If 58 is the new 48, would someone tell my knees?
- Credit: Archant
Coronation Street’s Ena Sharples and Minnie Caldwell, in the snug, with the milk stout... no not the solution to a game of Cluedo but my abiding memory of 1960s’ television drama, one that partially styled my view of older women.
Ena in her hairnet, Minnie in her slightly battered hat. Their gossip is like a Greek chorus, filling in backgrounds on the likes of Elsie Tanner, the Street’s enduring love interest, who, according to Ena is clearly no better than she ought to be.
Mrs Sharples was the old woman who lived in the house with net curtains and an aspidistra in the window. The house children ran past in case she saw them.
My own nanna was considerably more glamorous. She often wore a picture hat to bingo, which she played with fierce concentration and a great deal of luck. She was also very serious about playing card games and would tell me off for my childish chatter when I should have been considering my next move in a crunch round of gin rummy.
And now I am a nanna.
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I have just put my inner thespian back into a suitcase in the attic after being in a musical. It was set in the early 1960s. I wore a red velvet hat (with knickers) atop my perm (the knickers weren’t on my head, just the hat) and as I looked in the mirror I understood why I no longer get cast as a juvenile lead. I am my nanna.
Here was the future. Character parts. If my face is my fortune, I am going to need a bank loan.
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I wasn’t supposed to age. We are now encouraged to believe 60 is the new 50 and 50 the new 40 etc. It is this sort of talk that has pushed the retirement age up. In my case, 66 is the new 60.
But are we truly younger than our forebears or is it a conspiracy?
I can (and do) buy creams that purport to lessen the appearance of wrinkles. They don’t seem to be working as well as they did when I didn’t have any wrinkles. My skin now defies these proven age defiers. As many as eight out of 10 women say they make their skin look younger but I am one of the other two.
Without Tara, my determined hairdresser, my hair would revert to its natural grey at the front, near-black at the back, a bit badgerish. Tara applies dye and an hour later I am a redhead with a slight sheen round the edges (that’s the Vaseline).
Every morning, I use foundation, blusher, powder, mascara, lip-liner and lipstick. This is where I lose at least five years (no, it doesn’t take me that long to put on). I won’t even take a phone call without make-up on.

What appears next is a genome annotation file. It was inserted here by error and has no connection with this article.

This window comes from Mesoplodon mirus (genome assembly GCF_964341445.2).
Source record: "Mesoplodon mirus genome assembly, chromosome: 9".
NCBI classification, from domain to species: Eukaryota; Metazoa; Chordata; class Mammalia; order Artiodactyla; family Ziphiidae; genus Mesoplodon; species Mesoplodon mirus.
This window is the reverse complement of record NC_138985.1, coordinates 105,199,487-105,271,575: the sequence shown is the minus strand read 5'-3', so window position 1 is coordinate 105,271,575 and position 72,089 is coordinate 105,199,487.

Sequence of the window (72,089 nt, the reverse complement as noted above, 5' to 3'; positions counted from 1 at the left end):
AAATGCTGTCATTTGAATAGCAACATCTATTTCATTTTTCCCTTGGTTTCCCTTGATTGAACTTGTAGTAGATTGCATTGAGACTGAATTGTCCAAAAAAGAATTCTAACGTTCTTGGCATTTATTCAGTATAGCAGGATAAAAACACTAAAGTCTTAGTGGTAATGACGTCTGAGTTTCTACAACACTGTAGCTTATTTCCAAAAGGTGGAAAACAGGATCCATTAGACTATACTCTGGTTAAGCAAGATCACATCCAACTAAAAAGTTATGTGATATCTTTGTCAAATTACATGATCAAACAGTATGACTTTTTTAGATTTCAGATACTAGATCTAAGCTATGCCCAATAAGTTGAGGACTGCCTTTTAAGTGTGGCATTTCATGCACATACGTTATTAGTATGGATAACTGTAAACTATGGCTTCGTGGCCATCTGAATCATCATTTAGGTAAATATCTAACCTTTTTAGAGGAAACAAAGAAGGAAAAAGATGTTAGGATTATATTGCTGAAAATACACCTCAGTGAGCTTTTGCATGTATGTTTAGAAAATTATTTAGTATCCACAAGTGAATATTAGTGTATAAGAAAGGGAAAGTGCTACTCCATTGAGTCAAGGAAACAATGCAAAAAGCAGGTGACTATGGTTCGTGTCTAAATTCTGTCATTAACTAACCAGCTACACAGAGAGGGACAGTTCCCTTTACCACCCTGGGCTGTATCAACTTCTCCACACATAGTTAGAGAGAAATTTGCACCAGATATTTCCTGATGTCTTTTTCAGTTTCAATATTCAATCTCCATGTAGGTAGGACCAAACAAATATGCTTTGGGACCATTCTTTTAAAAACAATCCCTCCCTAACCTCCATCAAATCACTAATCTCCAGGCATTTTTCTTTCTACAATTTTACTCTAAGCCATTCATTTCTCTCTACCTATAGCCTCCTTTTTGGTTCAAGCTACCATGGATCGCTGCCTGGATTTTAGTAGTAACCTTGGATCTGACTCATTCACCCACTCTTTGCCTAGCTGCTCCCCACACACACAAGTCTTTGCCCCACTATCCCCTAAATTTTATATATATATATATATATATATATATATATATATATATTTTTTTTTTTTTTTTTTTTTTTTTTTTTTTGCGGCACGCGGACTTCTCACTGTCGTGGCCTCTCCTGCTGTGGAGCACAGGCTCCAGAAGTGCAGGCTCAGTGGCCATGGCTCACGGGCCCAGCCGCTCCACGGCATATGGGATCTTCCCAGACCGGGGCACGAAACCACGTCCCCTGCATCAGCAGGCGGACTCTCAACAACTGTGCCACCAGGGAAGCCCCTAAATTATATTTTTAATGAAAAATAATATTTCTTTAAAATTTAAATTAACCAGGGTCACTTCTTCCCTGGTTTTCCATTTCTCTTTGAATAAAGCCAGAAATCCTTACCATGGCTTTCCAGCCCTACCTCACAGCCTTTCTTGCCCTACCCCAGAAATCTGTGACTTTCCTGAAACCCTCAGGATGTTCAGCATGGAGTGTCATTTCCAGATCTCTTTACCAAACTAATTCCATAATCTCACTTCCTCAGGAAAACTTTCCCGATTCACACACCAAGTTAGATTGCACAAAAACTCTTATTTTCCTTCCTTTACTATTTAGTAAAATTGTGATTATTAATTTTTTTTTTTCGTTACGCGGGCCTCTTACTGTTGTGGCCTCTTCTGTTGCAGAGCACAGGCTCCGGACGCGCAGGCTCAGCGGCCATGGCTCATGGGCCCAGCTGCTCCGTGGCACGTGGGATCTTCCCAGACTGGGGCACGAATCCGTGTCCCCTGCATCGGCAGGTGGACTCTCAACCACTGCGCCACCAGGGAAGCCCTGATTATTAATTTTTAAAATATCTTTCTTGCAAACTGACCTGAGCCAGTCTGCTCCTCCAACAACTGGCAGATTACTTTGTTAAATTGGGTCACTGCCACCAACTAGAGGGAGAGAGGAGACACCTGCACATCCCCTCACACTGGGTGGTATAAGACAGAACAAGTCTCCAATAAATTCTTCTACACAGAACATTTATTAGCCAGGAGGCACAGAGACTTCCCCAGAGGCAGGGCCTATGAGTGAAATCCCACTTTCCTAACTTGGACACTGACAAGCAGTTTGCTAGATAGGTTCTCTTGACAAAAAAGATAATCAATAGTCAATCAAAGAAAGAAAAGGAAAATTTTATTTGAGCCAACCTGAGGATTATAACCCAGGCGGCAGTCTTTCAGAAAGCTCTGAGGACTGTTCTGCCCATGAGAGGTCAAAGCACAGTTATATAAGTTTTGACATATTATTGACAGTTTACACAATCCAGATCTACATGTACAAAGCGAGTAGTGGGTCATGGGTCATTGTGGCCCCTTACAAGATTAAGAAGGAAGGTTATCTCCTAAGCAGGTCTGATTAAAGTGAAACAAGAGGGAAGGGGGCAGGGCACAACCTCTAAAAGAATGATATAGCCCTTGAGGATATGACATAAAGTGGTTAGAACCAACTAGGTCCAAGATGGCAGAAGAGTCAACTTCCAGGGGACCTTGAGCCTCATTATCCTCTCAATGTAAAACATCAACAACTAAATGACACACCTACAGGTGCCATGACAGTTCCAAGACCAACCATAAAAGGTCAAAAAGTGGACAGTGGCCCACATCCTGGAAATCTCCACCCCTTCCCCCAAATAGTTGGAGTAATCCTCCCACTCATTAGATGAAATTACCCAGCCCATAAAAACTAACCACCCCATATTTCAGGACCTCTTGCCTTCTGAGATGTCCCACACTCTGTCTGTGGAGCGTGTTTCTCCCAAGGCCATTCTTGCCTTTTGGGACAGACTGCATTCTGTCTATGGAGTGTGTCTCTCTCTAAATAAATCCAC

You see, if Ena and Minnie had made a bit of an effort with the slap, they could have sat in the lounge bar of the Rovers with Elsie and a cocktail.
So, at 58, am I the new 48 or am I simply 58 with a few diversionary tactics?
My arthritic knees are definitely 58. A colleague and I, hauling ourselves up the stairs at work the other day, took a breather halfway and had a half-serious discussion about getting a stair-lift installed.
When I have to get into the car in a tight car park space, my body doesn’t slide into the seat as effortlessly as it did when I was really 48 as opposed to 58 the new 48. I get one leg in the car, slide my bottom over the exterior paintwork, turn and get cramp in my hip. Maybe there should be slightly bigger parking spaces for new 48s and over.
Of course, the new 48s also tend to be especially “dear” to people. The number of times I am addressed as “dear” increases geometrically as my age increases arithmetically. Sometimes I get a bit frosty, other times I respond with a “darling”, in a loving way.
Neither approach fazes people. They understand me because they can tell I’m probably a new 48 if I’m a day.
And all the while I am being kindly patronised, the magazines are showing me how flipping marvellous some women look in middle age. By and large, these are the same women who looked marvellous when they were young.
Not that I’m giving up; not flipping likely. As the new anti-wrinkle preparations emerge with their magic new formulas, including argibargin and retinoxidoxifoximin, I shall be there, smoothing it on, hoping for miracles.
I have the body-shaping undergarment that pushes all the fat into your armpits. I have gravity-resistant brassieres, so sturdy they hold water.
I am not ready for a glass of milk stout in the snug.
What I want is Sex on the Beach (the cocktail, obviously).